Beyond that, get your work online where the world can see it. There's many platforms available. If you can hack a regular output of sketches, drawings, strips, anything--awesome. Make use of hashtags. Join and participate in sketch groups. Be kind and respectful to others online. 


This is where I usually get lost in the weeds when I answer these questions at shows or via e-mail.

Working professionally, there's a lot of different avenues to take and you navigate them as best you can. To me, "breaking in" means you're either making comics in some form or you aren't. Look, success in comics is relative. Any time you get to make money or have something published or have your work embraced by an audience is a big victory. Things rarely come easy, so when you succeed, it's pretty sweet. 

Now, when I'm asked about how a person can get work in comics, they're typically asking how they can get work with either Marvel or DC. That's a terrific ambition, but the comics industry is more than two superhero universes. Like I said up top, take time and think about what you ultimately would like to achieve and plan accordingly. If your goal is to some day draw for the Big Two, you'd be doing yourself a huge favour by looking at what's on comic stands right now and asking yourself whether your work is as good as what's being printed, because that's what you're up against. Mainstream comics is a world stage. You're in direct competition with the most exciting talent on planet Earth. Take stock of how you measure up. Don't be discouraged when you realize you have further to go. You will never reach a point where you aren't trying to improve. If you want to rest on a plateau, you'll eventually die there. So learn what you can and work at it. You'll be glad you did.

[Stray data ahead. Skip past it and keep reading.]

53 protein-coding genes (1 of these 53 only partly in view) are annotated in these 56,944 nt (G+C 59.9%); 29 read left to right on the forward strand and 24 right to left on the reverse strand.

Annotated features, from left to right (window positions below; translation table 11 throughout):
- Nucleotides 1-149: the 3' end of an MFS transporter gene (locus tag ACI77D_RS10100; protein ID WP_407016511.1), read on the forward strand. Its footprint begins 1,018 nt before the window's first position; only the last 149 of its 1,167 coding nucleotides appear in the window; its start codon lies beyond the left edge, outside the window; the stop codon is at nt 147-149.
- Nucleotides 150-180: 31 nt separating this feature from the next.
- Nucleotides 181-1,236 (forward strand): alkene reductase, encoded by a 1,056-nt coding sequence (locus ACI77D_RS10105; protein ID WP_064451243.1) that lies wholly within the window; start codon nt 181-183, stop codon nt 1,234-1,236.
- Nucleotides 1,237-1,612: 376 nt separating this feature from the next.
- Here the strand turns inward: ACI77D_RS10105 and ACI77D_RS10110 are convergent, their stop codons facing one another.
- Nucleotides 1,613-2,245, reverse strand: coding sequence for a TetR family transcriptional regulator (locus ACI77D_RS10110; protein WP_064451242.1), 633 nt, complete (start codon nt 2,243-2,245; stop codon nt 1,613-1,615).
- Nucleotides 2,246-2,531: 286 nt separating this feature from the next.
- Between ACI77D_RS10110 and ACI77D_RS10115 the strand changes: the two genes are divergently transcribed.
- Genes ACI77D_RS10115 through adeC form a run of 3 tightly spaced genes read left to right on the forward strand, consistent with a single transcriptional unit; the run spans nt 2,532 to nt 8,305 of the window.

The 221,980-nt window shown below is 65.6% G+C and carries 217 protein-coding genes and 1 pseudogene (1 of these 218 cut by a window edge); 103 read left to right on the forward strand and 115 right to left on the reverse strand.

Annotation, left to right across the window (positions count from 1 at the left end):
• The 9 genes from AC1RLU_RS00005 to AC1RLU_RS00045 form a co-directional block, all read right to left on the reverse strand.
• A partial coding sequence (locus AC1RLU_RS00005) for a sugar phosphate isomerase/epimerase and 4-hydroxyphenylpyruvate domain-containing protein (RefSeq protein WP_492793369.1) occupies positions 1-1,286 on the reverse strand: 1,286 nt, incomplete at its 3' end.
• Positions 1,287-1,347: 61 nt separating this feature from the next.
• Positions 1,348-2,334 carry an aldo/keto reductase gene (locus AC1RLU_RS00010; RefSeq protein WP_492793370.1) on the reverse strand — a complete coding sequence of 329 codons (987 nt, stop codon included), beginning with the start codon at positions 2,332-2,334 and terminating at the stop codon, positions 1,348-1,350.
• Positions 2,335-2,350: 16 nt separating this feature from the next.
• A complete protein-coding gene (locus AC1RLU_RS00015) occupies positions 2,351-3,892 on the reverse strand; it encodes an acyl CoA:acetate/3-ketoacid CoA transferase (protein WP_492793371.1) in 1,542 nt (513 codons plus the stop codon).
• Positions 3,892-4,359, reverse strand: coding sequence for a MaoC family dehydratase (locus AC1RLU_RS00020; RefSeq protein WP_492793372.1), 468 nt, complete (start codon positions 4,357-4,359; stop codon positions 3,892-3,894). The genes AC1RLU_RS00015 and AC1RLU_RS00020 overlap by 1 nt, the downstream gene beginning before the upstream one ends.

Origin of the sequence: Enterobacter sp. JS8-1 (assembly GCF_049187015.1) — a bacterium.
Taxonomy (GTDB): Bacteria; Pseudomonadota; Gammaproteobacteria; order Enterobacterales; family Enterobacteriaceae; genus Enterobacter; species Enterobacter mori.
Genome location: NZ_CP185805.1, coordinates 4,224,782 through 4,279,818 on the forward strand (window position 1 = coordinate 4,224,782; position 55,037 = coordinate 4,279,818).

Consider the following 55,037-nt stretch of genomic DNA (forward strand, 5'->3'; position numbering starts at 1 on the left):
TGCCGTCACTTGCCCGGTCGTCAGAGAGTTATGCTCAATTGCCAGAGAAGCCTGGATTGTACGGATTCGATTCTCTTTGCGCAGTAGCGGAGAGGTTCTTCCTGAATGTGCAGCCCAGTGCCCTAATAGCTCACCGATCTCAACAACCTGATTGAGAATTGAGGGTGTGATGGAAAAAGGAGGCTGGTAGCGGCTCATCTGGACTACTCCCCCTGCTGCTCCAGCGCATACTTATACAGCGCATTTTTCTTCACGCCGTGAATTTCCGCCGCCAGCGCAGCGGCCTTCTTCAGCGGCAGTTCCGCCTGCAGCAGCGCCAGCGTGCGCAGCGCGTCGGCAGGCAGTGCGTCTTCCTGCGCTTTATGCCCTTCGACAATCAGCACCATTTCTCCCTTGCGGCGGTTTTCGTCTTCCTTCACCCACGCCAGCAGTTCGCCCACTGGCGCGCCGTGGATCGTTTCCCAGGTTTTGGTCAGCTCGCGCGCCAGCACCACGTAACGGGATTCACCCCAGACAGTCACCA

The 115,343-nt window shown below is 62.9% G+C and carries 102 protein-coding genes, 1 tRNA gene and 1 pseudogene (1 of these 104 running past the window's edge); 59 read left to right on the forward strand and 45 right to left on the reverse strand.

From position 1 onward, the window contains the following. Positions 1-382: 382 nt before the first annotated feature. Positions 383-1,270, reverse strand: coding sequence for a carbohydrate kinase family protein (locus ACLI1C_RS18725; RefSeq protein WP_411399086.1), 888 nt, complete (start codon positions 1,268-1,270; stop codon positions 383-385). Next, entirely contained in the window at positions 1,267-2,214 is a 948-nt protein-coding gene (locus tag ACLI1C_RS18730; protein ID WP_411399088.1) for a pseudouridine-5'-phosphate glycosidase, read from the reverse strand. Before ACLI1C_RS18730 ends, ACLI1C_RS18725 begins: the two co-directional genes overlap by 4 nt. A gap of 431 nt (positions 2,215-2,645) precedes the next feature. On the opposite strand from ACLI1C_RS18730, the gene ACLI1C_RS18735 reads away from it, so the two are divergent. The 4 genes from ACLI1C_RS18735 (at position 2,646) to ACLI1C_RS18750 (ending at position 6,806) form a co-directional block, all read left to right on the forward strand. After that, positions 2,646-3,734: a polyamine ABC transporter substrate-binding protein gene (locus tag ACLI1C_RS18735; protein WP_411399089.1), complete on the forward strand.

Again, you can write and draw your own material or collaborate with a writer and pitch your own property, or post online and develop a following. If you're making comics from a place of passion and love for the medium, there's no one way. Do as many as you fancy. As I continue, let's assume we're talking about pursuing freelance/work-for-hire opportunities to earn a living.